But, the hard truth is that despite the existence of thousands of grassroots community organizations, despite the many progressive union locals, and despite the hard work of many progressive candidates, the whole of "progressive urban activism" is smaller than the sum of its parts. It hasn't yet "added up" to a progressive national political movement. In large part this is because all these local efforts are fragmented, isolated from each other, unable to build on each other. With some exceptions, local community groups and even national networks that are engaged in essentially the same thing basically ignore each other's work rather than finding ways to combine forces strategically.
In developing any urban strategy, we have to face an important reality: America is now a suburban country. Today, more than three-quarters of all Americans live in metropolitan areas. Two-thirds of them-in other words, about half the nation's population-live in suburbs. In every region of the country, even where city populations are increasing, the fastest-growing parts of the metropolitan areas are the surrounding suburbs. During the 1980s, for example, Los Angeles grew by 17.4 percent, while its suburbs grew by 29.5 percent. Baltimore lost 6.4 percent of its population while its suburbs grew by 16.5 percent.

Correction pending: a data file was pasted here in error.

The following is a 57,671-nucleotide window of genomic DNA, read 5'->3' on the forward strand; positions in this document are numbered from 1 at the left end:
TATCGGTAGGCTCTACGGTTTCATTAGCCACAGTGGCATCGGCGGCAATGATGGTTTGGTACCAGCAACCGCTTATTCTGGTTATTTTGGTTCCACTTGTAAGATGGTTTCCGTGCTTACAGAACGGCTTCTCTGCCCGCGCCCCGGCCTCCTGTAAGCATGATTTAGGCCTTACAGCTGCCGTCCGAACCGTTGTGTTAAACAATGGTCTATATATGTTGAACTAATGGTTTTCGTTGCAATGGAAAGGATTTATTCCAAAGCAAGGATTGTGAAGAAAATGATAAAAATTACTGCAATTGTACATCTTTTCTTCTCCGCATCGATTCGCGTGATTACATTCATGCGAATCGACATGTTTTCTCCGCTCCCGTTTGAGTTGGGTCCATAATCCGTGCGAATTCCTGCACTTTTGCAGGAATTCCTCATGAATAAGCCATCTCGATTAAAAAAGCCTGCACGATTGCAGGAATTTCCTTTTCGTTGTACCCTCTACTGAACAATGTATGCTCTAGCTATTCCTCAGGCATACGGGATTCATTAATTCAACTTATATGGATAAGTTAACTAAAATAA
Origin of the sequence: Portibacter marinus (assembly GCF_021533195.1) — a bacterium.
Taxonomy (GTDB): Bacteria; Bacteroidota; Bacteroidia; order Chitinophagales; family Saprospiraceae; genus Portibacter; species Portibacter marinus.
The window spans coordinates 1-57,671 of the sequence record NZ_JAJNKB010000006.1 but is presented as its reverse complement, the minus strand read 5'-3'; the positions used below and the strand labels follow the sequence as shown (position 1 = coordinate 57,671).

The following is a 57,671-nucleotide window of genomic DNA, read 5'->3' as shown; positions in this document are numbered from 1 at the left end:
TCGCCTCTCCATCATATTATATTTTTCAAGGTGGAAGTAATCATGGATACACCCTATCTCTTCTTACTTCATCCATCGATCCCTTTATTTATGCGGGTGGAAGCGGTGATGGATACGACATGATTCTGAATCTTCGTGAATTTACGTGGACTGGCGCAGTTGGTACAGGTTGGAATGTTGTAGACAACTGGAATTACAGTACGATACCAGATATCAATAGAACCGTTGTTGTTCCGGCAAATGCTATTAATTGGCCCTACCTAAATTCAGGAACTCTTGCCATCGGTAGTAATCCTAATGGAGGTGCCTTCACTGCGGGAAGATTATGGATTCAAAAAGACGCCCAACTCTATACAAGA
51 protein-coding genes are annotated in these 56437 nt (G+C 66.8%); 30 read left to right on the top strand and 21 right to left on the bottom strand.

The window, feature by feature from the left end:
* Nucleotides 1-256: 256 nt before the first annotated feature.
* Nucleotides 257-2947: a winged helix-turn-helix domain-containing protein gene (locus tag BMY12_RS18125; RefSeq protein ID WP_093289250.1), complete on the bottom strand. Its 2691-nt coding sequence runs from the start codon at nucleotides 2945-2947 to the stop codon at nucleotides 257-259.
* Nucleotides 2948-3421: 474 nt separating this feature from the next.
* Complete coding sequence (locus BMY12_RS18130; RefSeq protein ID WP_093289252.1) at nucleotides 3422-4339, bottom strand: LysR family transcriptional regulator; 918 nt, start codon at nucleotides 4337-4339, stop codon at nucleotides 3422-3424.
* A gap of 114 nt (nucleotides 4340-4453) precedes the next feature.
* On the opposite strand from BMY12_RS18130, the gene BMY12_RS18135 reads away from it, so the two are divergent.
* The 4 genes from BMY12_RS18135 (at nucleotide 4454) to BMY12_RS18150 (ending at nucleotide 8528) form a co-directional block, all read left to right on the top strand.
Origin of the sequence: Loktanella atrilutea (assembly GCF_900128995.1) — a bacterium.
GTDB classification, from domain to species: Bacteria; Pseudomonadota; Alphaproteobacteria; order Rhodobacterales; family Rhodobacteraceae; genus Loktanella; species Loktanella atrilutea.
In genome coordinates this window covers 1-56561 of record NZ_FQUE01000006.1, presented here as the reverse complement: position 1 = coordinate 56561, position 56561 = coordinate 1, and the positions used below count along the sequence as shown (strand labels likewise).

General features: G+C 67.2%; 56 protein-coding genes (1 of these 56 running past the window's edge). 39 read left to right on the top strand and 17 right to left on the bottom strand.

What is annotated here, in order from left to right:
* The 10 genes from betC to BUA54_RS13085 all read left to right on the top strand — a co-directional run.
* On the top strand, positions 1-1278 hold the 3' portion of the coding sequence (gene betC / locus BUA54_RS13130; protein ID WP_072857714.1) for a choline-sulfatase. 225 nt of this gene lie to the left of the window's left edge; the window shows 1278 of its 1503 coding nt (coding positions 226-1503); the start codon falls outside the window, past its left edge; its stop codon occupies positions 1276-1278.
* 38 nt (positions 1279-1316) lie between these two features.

The 1992 Presidential election campaign was the first in which an absolute majority of voters came from suburbs. Even more important, the number of Congressmembers who represent cities is declining, while the number who represent suburbs is increasing. After the 1992 redistricting, the House had 98 urban districts, 170 suburban districts, and 88 rural districts. The rest were a mix of urban-suburban or rural-suburban populations.
This poses a number of both political and policy questions. Given these demographic realities, forging a federal urban policy will require appealing to some segment of the suburban electorate and its representatives in Congress. The questions we face are: Why should suburbanites care about cities? Can we build coalitions between cities and inner-ring suburbs? How can we persuade a suburban Congressperson to vote for an urban policy agenda?
Some politicians appeal to compassion-what cynics have called "do gooderism" or charity. Much of the early War on Poverty effort invoked this spirit. But while compassion may yield results during economic good times, it isn't likely to last when a majority of Americans feel economically insecure. Suburbanites might also be lured to support urban policy by the argument that good urban policy is good "riot insurance"-as urban programs were dubbed in the late 1960s. But this approach predisposes people to view cities as dangerous war zones that need to be contained. It leads to harsh and punitive policies.
A more compelling strategy is to show how the fates of cities and their suburbs are inextricably intertwined. A spate of recent studies make the case that urban decay contributes to suburban decline, just as healthy cities and robust suburbs go hand in hand. Federal efforts to revitalize cities need not be premised on helping "them," but rather on helping "us"-based on a recognition that cities and suburbs within the same metropolitan region are in the same boat. If one end springs a leak, pretty soon the whole vessel will go down.